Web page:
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The Medomak River is a 32.3-mile-long river with its headwaters beginning in the Town of Liberty and flowing generally south through the towns of Appleton, Washington, and Union. The river then maintains its course through Waldoboro where it reaches head of tide just below Route 1. It is then bounded by the towns of Bremen and Friendship before entering Muscongus Bay. The entire watershed area is 106.1 square miles with 80 square miles in the freshwater watershed and 26 square miles below head of tide. The largest portion of the full watershed (45.3% or 48.1 acres) is located in the Town of Waldoboro.
THE MEDOMAK PROJECT The Waldoboro Shellfish Committee together with the assistance of the Town of Waldoboro petitioned the state to commit staff and resources to address the fecal bacteria pollution on the Medomak River which has led to closure of clam flats. The efforts of the Shellfish Committee in 2013 created a strong inter-agency collaboration called the Medomak Task Force. This task force includes representatives from the Midcoast Conservancy, Maine DMR, the Department of Environmental Protection (DEP), and the Department of Agriculture, Conservation, and Forestry (DACF). This successful collaboration has worked tirelessly to eliminate sources of fecal bacteria from entering the river. This includes investigation and remediation of sources from agriculture, residential septic systems, industrial pollutants, and waterfowl.
The Task Force worked to increase sampling of the river by DMR from the regularly scheduled 6 times per year to 9 times per year at 16 village stataion sites and 11 upstream sites by the end of 2013. They took on a sanitary sewer survey and addressed areas of concern and fixed leaking sewers. The Task Force also addressed issues of contamination by animal sources including beavers, dogs and water fowl.
Thanks to the efforts of the Task Force over 300 acres of clam flats have been re-opened on the Medomak!
Medomak River Watershed Based Plan Development The Medomak Project received a $22,00 grant from the State of Maine Department of Environmental Protection to undertake the development of a Watershed Based Plan for the Medomak River.
"Funding for this project, in part, was provided by the U.S. Environmental Protection Agency under Section (either 319 or 604(b) of the Clean Water Act. The funding is administered by the Maine Department of Environmental Protection in partnership with EPA. EPA does not endorse any commercial products or services mentioned."
Significant data has been collected in the Medomak River watershed, however, the watershed does not have a watershed-based plan. The tidal portion of the river is categorized as Class SB and is impaired for marine life use due to low dissolved oxygen and elevated fecal indicator bacteria. This is due to the significant bacterial contamination noted in this portion of the watershed that is causing a significant loss in access to shellfishing in the river. The Town of Waldoboro has adopted a Comprehensive Plan consistent with Maine’s Comprehensive Planning and Land Use regulation. This plan outlines actions needed to reduce polluted stormwater runoff and attempt to restore the water quality of the river.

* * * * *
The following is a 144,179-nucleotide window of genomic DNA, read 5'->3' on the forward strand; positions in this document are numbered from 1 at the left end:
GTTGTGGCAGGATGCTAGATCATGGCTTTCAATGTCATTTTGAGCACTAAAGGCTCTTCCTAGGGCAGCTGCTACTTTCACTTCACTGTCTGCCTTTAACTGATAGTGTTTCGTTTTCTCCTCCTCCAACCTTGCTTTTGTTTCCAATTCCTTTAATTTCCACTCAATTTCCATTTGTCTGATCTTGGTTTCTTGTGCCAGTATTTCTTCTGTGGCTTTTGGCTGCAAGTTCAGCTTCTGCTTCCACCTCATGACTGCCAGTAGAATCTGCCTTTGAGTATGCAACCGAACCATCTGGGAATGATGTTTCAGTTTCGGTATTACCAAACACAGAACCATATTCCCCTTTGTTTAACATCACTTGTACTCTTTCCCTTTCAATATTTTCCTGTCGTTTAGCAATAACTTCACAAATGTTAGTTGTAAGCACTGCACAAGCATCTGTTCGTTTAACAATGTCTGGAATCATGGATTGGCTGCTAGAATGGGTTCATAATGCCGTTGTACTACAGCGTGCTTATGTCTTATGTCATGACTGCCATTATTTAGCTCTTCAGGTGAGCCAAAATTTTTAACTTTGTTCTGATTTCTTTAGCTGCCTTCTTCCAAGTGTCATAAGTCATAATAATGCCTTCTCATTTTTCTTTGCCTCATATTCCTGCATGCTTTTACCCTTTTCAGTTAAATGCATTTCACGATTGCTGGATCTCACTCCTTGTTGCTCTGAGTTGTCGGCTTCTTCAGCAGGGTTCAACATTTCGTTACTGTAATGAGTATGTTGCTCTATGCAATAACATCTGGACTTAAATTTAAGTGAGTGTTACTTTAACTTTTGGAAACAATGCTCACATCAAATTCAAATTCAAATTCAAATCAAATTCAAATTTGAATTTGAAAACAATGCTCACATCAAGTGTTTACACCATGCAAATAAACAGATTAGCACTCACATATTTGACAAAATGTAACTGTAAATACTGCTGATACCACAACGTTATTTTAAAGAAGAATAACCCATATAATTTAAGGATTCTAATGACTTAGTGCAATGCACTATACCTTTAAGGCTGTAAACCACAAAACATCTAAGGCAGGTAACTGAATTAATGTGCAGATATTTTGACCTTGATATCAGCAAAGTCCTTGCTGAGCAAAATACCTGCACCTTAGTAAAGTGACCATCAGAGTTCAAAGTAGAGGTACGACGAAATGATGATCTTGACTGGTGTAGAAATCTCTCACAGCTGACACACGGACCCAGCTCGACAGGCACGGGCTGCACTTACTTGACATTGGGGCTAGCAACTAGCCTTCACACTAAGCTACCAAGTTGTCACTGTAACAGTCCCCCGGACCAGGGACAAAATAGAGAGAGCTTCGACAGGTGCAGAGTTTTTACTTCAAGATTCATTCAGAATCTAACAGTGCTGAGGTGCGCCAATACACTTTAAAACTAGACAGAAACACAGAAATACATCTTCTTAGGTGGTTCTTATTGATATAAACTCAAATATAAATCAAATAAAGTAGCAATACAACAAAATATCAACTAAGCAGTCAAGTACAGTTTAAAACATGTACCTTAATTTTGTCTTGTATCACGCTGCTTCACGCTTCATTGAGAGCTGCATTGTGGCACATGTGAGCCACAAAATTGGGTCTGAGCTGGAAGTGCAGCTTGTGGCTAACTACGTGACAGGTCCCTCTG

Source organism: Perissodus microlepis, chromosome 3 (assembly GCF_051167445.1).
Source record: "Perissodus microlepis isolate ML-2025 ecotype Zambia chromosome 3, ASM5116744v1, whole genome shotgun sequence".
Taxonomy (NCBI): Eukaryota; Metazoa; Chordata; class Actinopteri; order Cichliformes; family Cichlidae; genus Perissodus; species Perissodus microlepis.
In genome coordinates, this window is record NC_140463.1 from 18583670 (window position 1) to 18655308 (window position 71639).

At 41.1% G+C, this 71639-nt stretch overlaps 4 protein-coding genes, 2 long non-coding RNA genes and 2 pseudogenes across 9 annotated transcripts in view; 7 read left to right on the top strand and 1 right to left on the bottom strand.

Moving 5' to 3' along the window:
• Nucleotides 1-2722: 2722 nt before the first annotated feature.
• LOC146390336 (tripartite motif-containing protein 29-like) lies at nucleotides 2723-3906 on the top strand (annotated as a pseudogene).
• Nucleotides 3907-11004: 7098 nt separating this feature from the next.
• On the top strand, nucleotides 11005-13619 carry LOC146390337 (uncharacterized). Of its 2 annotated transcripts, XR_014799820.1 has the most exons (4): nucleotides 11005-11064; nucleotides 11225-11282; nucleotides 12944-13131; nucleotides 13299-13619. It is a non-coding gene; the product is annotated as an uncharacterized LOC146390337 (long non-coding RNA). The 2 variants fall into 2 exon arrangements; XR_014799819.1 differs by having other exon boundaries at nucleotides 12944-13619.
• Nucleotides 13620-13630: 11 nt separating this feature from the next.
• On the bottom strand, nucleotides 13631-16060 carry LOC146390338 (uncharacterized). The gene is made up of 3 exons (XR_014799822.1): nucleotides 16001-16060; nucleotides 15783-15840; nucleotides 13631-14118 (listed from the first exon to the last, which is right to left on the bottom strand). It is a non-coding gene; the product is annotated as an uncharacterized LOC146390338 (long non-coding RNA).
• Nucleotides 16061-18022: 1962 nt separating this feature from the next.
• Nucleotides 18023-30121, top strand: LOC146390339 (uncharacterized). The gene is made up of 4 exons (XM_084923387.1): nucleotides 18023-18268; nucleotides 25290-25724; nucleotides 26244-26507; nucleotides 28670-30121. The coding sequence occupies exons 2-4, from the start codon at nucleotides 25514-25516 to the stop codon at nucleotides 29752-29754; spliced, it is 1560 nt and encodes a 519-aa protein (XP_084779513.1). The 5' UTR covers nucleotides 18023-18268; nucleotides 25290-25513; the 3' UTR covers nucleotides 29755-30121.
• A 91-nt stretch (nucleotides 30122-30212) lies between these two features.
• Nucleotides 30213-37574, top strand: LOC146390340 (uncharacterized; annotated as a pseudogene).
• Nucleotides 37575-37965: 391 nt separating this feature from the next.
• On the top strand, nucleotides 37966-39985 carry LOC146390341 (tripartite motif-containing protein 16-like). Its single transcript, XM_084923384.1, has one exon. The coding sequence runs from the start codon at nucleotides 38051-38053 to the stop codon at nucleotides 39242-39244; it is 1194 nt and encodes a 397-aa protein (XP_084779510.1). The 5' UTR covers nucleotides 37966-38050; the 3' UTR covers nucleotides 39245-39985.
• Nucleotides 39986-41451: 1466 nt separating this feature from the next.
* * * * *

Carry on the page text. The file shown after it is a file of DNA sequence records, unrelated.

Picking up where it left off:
With the necessary funding obtained the Medomak Project team with the assistance of FB Environmental are completing the following tasks:
- Collecting and organizing a large data base of historical river and smapling data.
- Developing and implementing a sampling and analysis plan.
- Conducting storm event sampling and detecting hotspot sources and developing an action plan
- Educating the public on the the grant project and the general health of the river.
- Developing the Watershed Based Plan.
The Town of Waldoboro is the leading softshell clam producer in the State of Maine, despite experiencing frequent closures.
|2017* Top 10 Soft Clam Ports by Pounds|
|2017||Deer Isle||clam soft||475,967||$837,999|
|2017||St. George||clam soft||277,476||$474,905|
UNIVERSITY OF MAINE ORONO - DRIFTER PROJECTMany exciting things are happening with the Medomak Project this summer. Gabrielle Hillyer a graduate student from University of Maine is deploying drifters in order to map tidal currents in the Medomak. These drifters will measure temperature, salinity, light intensity, pH and Dissolved Organic Carbon. This research will help better explain the currents of the Medomak and hopefully help us understand how any potential bacteria travels. This has a direct impact on not only the health of the river but those men and women who make their living off of the Medomak, and those who live and play on the Medomak. In order to track the currents and collect data Gabrielle will be releasing drifters, which float with tidal currents. These floaters can be monitored remotely, and map out how long it takes for them to leave an area. The drifters are pictures below, if you come across them please do not touch them.
The impact that this information will have on the clamming industry is significant as it could impact, the closure time of the flats. The current closure time of 9 days is based on the length of time it takes for clams to filter out bacteria, based on the findings from this data Gabrielle hopes to prove that it may be shorter or longer in certain areas because of the impact of the tides. If you have questions about this study please contact Gabrielle Hillyer at email@example.com